Non-violent defence diplomacy is a relatively new phenomenon. But it has already become a widely admired idea in Australia – and throughout Asia. It has substantial bipartisan support.
Defence diplomacy assumes peacetime military-to-military co-operation – port visits, education activities and low-intensity joint training exercises – can help to mould co-operative practices, build regional trust, and prevent potential or rolling regional flashpoints from escalating.
Yet many of the underlying assumptions about defence diplomacy as a means of conflict prevention and crisis management, and its linked strategic benefits, are on flimsy grounds.
Despite a range of positive spin-offs, defence diplomacy will not substantially transform the overall picture of Asia’s ongoing political cleavages. Nor will it eliminate fundamental areas of strategic distrust.
The failure of the 2013 white paper
The peaceful deployment of defence resources and capabilities has a PR flair and an intuitive appeal. Who is going to be against engagement to build a sense of common cause in Asia?
But this altruistic dimension can be, and is, readily misapplied. It has an appeal of seeking security in the region, rather than from it, expressly on the cheap. Exaggeration and inaccuracy surrounding the promise of defence diplomacy also shows the unwelcome prevalence of spin to, in part, manage public opinion regarding defence responsibilities. The 2013 Defence White Paper directly said:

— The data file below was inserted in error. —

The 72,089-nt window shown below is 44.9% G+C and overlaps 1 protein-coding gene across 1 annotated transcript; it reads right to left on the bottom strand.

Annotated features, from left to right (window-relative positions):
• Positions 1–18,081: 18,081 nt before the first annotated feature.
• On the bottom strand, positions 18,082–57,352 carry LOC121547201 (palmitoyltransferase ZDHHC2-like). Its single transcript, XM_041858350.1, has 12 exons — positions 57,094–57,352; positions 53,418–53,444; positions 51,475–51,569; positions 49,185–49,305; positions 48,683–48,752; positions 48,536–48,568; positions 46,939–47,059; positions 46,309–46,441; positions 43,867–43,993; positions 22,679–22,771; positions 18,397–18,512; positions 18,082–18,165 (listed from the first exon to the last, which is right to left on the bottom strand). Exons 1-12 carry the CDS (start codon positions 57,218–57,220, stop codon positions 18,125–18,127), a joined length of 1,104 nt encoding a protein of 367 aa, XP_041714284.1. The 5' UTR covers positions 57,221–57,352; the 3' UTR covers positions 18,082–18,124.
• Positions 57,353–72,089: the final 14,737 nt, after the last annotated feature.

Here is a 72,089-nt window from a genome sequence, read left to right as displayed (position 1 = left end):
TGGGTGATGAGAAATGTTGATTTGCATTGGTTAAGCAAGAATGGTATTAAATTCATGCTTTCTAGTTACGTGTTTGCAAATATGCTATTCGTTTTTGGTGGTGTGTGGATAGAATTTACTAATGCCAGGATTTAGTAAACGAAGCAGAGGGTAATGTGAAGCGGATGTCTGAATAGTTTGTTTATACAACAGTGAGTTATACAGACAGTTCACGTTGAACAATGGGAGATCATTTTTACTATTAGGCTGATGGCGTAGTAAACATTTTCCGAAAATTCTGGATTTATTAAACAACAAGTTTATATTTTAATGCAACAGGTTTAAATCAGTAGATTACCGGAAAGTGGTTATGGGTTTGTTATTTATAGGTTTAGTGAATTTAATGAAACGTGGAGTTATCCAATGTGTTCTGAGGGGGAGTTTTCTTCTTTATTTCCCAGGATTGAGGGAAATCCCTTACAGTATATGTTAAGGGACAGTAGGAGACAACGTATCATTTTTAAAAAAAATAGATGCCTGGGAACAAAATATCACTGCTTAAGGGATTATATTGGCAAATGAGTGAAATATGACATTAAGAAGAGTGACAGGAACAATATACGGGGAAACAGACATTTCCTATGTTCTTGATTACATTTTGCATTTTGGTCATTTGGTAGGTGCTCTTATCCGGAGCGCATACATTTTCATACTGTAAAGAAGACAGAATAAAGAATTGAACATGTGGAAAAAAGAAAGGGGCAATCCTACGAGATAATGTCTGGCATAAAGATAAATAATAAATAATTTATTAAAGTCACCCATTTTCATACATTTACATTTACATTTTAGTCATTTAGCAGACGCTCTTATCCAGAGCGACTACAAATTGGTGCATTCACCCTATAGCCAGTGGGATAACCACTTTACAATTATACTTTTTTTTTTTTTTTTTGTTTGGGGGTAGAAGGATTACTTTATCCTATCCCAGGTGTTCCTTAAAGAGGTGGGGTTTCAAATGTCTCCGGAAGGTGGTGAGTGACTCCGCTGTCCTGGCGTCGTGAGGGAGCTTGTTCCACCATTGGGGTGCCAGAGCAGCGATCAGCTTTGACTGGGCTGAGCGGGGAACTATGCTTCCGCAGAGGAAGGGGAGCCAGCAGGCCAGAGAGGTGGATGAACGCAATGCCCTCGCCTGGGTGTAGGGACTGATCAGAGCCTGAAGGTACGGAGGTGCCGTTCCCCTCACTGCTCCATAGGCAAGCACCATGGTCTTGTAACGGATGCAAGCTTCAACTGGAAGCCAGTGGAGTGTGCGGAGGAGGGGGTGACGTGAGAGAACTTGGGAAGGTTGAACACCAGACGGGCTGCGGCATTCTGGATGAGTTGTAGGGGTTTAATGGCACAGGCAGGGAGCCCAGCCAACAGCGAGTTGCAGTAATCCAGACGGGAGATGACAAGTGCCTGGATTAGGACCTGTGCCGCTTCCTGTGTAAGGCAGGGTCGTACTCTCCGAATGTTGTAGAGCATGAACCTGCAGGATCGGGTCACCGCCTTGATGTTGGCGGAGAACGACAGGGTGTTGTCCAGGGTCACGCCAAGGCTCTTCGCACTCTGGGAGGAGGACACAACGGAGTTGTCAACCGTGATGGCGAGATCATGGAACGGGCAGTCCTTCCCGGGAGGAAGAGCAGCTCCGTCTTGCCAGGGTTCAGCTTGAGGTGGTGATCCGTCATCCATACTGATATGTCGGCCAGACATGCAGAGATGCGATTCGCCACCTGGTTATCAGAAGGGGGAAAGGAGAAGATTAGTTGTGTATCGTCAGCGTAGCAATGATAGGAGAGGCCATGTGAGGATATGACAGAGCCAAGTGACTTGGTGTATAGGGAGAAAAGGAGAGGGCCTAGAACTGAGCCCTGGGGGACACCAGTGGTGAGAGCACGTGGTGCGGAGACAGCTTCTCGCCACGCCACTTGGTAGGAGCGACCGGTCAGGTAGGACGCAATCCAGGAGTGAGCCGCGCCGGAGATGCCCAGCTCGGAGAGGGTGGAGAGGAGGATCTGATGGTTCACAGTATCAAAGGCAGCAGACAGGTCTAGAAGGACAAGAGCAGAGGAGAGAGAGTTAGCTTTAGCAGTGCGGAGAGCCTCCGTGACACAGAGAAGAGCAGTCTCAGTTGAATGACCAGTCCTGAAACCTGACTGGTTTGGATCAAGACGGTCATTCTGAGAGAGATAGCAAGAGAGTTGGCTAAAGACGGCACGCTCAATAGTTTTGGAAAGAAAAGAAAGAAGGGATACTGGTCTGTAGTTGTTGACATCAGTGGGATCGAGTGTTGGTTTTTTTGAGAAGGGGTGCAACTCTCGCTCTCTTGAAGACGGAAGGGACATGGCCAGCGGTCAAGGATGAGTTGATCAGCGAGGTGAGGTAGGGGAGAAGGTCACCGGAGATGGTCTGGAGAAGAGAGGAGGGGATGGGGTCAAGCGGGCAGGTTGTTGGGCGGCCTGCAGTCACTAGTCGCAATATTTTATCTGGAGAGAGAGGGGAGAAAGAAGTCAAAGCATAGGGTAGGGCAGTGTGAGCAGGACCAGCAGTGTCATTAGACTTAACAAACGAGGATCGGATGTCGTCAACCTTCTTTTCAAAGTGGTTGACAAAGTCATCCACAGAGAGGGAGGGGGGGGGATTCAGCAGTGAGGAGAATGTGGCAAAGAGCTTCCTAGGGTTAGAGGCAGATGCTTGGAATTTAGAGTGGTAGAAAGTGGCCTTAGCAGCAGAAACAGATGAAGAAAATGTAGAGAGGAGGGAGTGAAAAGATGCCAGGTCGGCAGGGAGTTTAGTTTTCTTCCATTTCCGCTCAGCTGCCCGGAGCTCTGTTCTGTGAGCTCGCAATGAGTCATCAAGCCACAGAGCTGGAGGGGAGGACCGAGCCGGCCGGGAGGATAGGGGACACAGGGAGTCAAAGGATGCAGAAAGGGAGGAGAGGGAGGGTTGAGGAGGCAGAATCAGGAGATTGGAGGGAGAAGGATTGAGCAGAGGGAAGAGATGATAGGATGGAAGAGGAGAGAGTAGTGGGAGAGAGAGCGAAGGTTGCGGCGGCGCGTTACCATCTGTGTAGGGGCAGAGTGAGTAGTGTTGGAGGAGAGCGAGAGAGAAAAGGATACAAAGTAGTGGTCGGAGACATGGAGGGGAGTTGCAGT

Australia’s defence international engagement is both a strategic necessity and a strategic asset.
Yet many were critical that the implementation of this proposed engagement was deficient. There was a lack of clarity and only minute details provided about how enhanced defence diplomacy would actually be accomplished.
At the same time, based on case study evidence, scepticism should also be applied to the notion that where diplomats have failed, plain-talking soldiers can solve long-running regional anxieties and shift political alignments to avoid major power clashes.
Instead, defence diplomacy should be seen as a deeply constrained, unhelpful or even counter-productive on strategic-level issues.
This is not to say that defence diplomacy is without merit. It has many notable positive elements.
It has a proven value in addressing a number of current or shorter-term security problems, such as those related to disaster-related activities. Short-notice military co-operation was successful in responding to the devastating earthquake and tsunami that hit Japan in 2011.
It has also proven highly effective in helping to build specific partner capacities in the region to deal with non-traditional human security concerns and issues such as counter-piracy and organised crime. These endeavours that enhance security – and indirectly generate confidence and goodwill – should continue to be encouraged and supported.
Yet dealing with these types of mutual sources of insecurity is relatively non-controversial, has involved narrow and explicit objectives and, in most cases, induced pragmatic forms of co-operation with traditional allies. These efforts have also all been solely aimed at solving tangible problems.